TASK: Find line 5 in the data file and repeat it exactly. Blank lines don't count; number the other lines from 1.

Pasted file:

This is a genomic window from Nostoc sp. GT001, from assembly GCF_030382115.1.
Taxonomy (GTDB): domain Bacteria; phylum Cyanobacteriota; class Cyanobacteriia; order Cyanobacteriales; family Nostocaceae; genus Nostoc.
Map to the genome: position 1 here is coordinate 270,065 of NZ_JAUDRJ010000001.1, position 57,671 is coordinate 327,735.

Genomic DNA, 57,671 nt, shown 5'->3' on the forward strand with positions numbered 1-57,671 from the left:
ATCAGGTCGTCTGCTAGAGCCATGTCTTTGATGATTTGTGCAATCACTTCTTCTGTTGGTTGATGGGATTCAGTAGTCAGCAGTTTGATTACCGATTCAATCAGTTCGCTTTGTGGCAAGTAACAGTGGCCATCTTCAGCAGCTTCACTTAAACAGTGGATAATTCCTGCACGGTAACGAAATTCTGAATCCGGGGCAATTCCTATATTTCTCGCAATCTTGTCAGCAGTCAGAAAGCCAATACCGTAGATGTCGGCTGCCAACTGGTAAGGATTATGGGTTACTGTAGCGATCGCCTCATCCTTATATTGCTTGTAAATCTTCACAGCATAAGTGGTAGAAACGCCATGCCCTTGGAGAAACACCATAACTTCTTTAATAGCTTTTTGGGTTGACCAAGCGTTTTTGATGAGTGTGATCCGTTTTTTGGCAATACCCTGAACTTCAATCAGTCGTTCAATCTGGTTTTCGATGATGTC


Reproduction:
ATCAGGTCGTCTGCTAGAGCCATGTCTTTGATGATTTGTGCAATCACTTCTTCTGTTGGTTGATGGGATTCAGTAGTCAGCAGTTTGATTACCGATTCAATCAGTTCGCTTTGTGGCAAGTAACAGTGGCCATCTTCAGCAGCTTCACTTAAACAGTGGATAATTCCTGCACGGTAACGAAATTCTGAATCCGGGGCAATTCCTATATTTCTCGCAATCTTGTCAGCAGTCAGAAAGCCAATACCGTAGATGTCGGCTGCCAACTGGTAAGGATTATGGGTTACTGTAGCGATCGCCTCATCCTTATATTGCTTGTAAATCTTCACAGCATAAGTGGTAGAAACGCCATGCCCTTGGAGAAACACCATAACTTCTTTAATAGCTTTTTGGGTTGACCAAGCGTTTTTGATGAGTGTGATCCGTTTTTTGGCAATACCCTGAACTTCAATCAGTCGTTCAATCTGGTTTTCGATGATGTC